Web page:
Galerian complex: balancing between the Roman and Byzantine world

After two posts about trips of mine, I decided to show you a part of the history of my town, Thessaloniki. Thessaloniki is the second largest city in Greece and its located in the north of Greece. Thessaloniki has a long and very interesting history, but now I'm going to show you a small part of it. The three remaining monuments in this post are part of The Galerian Complex, dedicated to the Roman emperor, Galerius. Having risen in power, Galerius chose Thessaloniki as one of the capitals of his province.The complete complex consists of more monuments, but only those three are saved.

The palace of Galerius is one of Thessaloniki’s most important late antique monuments, and the only one of this period in Europe which is preserved in nearly its original form to such an extent. Galerius constructed a breathtaking palatial building complex. Inside this complex, were located not only the royal habitats with their auxiliary spaces, but also public administration rooms, shrines and temples while there were also sports facilities – entertainment sites. The main palace was located in today’s Navarinou Square and Dimitriou Gounari Street. It had a view to the sea and was composed by numerous sites, most of which have been destroyed, lying underneath streets, parks and high residential buildings. Unfortunately the monument is currently close, so I couldn't go inside the palace to explore it more.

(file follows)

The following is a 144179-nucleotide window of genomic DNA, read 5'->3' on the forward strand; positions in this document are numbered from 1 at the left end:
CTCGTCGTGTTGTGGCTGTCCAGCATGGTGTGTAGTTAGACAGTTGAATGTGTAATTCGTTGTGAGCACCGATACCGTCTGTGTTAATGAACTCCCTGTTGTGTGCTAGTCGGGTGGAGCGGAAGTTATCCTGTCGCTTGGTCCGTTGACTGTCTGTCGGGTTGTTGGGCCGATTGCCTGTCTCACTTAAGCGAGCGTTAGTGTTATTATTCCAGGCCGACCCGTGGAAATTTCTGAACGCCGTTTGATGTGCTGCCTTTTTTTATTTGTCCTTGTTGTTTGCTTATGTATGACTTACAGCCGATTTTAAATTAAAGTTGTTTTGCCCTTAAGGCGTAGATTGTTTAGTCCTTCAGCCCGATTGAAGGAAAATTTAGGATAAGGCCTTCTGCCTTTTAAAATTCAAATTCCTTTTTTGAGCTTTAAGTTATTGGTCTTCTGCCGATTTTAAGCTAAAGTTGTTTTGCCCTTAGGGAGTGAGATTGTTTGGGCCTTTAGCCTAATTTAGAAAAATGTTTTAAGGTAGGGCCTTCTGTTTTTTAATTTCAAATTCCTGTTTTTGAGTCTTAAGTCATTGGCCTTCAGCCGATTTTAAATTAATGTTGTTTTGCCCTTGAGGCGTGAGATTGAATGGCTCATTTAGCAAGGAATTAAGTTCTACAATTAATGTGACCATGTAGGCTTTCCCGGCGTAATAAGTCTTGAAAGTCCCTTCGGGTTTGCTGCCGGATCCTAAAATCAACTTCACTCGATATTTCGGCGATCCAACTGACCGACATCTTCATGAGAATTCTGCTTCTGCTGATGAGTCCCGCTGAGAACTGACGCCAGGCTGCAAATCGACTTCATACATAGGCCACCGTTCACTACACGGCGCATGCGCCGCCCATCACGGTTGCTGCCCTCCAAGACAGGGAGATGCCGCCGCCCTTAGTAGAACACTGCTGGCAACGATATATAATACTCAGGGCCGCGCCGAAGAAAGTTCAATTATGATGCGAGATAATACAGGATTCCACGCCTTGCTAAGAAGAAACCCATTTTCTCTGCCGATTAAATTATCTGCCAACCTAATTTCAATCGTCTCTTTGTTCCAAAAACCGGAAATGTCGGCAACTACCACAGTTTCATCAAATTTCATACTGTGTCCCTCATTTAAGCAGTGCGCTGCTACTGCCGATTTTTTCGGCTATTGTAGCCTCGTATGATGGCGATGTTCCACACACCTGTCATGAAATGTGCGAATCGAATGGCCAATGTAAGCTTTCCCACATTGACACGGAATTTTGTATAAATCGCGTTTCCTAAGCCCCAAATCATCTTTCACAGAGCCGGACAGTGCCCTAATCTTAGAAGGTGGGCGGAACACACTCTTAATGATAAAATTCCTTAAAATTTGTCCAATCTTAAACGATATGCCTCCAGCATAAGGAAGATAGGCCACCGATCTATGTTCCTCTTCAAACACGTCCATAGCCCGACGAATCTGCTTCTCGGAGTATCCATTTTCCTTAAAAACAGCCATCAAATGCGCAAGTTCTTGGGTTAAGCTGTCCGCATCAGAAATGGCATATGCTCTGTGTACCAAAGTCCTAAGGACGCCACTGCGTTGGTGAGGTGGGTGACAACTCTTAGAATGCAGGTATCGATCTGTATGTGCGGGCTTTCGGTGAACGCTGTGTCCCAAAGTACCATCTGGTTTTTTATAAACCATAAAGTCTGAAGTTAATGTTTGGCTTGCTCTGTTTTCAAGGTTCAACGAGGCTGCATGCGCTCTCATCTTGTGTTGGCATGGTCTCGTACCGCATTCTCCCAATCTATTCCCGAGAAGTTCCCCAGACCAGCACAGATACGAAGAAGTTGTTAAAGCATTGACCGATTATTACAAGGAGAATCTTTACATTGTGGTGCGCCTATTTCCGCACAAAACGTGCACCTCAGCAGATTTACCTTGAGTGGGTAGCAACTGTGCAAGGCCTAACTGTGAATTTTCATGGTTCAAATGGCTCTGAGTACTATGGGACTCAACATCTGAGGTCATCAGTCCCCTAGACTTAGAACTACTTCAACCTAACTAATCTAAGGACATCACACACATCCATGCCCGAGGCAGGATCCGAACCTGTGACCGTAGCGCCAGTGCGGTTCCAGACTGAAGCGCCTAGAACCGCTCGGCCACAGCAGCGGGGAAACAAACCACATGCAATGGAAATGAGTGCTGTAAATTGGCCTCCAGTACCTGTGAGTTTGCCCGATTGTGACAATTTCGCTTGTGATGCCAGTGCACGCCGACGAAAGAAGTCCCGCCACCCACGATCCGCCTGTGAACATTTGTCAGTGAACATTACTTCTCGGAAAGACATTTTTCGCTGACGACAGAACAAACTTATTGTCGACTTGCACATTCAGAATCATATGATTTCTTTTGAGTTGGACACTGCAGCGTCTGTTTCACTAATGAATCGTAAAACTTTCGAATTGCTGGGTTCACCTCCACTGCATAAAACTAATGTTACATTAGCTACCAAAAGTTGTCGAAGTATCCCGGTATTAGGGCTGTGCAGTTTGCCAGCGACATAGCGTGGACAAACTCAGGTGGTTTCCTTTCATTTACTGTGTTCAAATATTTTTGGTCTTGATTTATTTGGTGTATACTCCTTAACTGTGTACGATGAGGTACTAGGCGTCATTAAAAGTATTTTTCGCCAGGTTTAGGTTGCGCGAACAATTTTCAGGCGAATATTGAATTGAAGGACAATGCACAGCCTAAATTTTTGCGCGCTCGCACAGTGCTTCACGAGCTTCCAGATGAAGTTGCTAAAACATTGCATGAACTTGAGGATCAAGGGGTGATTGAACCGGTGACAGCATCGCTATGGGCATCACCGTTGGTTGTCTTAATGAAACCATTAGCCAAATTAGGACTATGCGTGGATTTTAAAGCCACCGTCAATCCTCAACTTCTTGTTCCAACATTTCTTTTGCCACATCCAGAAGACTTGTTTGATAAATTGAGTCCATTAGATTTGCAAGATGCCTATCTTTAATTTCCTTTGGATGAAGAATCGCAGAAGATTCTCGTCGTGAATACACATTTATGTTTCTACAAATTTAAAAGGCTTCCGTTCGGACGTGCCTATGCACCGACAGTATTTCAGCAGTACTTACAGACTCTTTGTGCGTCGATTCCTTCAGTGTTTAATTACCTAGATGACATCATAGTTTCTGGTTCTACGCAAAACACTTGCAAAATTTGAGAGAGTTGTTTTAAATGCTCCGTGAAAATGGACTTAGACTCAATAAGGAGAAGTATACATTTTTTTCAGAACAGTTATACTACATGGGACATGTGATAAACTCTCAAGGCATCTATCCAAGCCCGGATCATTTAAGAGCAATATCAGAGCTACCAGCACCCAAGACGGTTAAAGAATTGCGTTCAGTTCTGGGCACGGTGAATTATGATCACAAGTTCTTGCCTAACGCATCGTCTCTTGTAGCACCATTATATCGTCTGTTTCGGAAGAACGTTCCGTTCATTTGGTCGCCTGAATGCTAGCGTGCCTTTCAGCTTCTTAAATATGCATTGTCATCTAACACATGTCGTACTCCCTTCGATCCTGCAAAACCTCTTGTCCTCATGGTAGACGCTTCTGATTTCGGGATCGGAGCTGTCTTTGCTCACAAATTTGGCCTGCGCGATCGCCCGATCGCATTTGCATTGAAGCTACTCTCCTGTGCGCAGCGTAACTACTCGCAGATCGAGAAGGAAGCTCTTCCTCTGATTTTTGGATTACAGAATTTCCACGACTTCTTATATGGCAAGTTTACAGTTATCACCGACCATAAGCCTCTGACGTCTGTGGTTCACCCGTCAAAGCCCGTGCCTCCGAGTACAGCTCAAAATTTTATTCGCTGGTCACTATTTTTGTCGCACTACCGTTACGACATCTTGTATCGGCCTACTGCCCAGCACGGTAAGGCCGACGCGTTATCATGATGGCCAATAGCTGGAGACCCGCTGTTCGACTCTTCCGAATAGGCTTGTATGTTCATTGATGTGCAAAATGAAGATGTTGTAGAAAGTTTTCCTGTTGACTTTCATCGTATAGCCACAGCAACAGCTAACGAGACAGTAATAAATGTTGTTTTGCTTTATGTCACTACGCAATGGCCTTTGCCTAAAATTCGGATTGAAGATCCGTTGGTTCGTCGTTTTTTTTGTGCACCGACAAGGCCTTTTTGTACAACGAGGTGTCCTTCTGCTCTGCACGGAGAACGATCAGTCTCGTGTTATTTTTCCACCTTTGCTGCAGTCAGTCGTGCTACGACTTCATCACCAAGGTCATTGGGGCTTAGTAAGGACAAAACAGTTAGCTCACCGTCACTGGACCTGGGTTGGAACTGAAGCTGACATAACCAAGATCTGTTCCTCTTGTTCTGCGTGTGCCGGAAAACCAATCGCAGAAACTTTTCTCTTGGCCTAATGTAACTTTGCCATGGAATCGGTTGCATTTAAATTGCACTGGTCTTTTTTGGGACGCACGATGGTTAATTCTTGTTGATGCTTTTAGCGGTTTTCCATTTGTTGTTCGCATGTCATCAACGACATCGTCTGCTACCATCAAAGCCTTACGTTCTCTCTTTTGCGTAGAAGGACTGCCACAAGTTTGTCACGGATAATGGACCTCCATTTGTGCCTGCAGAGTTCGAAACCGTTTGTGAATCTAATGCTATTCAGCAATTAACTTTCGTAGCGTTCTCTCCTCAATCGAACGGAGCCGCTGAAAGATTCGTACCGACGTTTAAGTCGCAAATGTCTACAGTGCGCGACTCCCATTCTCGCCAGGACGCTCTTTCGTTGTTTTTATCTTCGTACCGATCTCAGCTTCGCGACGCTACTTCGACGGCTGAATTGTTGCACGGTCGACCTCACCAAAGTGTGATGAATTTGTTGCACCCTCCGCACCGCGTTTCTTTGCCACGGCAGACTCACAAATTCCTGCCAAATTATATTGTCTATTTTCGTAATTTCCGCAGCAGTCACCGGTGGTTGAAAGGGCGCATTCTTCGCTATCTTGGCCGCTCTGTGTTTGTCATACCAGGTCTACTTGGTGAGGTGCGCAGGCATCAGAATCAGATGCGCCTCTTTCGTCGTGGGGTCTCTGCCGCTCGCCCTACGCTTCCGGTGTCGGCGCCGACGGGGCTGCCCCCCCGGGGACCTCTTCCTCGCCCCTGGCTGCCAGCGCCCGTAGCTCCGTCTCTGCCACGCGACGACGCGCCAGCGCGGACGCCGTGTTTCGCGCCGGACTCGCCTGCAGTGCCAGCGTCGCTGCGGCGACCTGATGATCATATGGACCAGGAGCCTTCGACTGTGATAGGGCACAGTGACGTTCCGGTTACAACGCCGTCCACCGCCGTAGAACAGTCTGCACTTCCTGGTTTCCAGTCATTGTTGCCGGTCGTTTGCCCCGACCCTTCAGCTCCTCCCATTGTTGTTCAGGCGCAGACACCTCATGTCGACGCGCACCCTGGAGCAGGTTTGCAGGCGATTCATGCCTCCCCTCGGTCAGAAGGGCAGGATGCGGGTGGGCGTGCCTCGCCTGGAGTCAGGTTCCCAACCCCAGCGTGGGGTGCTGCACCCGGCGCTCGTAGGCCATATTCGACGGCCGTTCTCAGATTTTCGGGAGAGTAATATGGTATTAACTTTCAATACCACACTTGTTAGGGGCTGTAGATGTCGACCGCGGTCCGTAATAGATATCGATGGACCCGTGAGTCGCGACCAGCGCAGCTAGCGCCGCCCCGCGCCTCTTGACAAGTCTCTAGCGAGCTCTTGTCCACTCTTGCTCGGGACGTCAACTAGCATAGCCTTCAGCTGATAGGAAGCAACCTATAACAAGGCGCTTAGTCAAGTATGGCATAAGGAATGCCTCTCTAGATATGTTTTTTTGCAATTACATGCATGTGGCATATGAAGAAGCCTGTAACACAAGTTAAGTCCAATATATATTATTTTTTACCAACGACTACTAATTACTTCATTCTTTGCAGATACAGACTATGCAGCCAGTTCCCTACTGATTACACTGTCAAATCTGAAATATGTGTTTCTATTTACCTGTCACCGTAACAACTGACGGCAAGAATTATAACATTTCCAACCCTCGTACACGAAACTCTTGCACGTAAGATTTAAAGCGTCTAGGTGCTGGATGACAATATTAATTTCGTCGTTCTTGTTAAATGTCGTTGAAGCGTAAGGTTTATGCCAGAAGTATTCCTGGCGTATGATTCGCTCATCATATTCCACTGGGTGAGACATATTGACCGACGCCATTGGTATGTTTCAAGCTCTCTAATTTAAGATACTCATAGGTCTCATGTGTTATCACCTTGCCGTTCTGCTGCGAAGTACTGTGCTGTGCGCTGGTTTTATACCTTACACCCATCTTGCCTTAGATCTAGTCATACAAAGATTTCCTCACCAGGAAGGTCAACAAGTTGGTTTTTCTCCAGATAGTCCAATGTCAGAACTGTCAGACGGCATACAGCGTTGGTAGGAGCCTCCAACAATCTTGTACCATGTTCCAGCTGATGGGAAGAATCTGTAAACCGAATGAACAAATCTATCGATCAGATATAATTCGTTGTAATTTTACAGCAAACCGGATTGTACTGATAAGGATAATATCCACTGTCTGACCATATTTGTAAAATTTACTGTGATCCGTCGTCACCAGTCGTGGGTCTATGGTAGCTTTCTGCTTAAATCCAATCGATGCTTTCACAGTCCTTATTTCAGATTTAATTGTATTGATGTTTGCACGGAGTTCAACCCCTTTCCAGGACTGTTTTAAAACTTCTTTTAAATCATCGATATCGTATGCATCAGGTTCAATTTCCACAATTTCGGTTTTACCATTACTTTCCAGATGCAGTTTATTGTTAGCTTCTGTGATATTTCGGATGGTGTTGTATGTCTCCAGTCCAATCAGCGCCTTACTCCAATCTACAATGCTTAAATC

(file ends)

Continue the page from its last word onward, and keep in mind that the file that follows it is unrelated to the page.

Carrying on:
Walking at Dimitriou Gounari street, you can see some more ruins from the palace complex:

When reaching Egnatia street, the other two remains of the Galerius colpex are visible; The Arch of Galerius (known as Kamara, meaning Arch in Greek) and the Rotonda of Galerius.

The arch of Galerius is located at the heart of Thessaloniki's center. It is one of the most usual spots of meeting friends. The arch was commissioned as a triumphal monument by emperor Galerius in order to celebrate the victorious campaign against the Sassanid Persians in 298 A.D. and the capture of their capital Ctesiphon. Nowadays, only some parts of it still remain in good condition. On the surface of these two main columns that have survived, we can find marble plates with carved illustrations, depicting scenes from the glorious and victorious Galerius expedition in Anatolia versus the Persians in 297.


Last but certainly not least, the Rotonda, one of the oldest and most imposing monuments of Thessaloniki and one Unesco's classified monuments. Rotonda was from 1523 until 1591 the metropolitan church of Thessaloniki, while in 1591 it was captured by the Turks and was transformed into a muslim mosque. The Ottoman Empire did not induce serious damages to the building, but it left its marks, with most evident the minaret, that was built on the west side, the only one surviving today in the town. After the liberation of Thessaloniki in 1912, the building was handed back to Christian worship, and in 1917 by edict of Eleftherios Venizelos, it was transformed into a "Macedonian Museum." Since then, Rotonda served as an exhibition and museum area, and occasionally it worked as a temple.


Credit for the historical information: and 

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